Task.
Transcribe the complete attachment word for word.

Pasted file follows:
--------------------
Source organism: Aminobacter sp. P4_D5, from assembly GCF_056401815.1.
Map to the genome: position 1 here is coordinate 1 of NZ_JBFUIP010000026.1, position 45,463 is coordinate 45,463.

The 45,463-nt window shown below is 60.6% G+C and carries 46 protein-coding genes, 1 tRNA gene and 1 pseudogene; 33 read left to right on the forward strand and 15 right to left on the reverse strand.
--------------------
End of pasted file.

Source organism: Aminobacter sp. P4_D5, from assembly GCF_056401815.1.
Map to the genome: position 1 here is coordinate 1 of NZ_JBFUIP010000026.1, position 45,463 is coordinate 45,463.

The 45,463-nt window shown below is 60.6% G+C and carries 46 protein-coding genes, 1 tRNA gene and 1 pseudogene; 33 read left to right on the forward strand and 15 right to left on the reverse strand.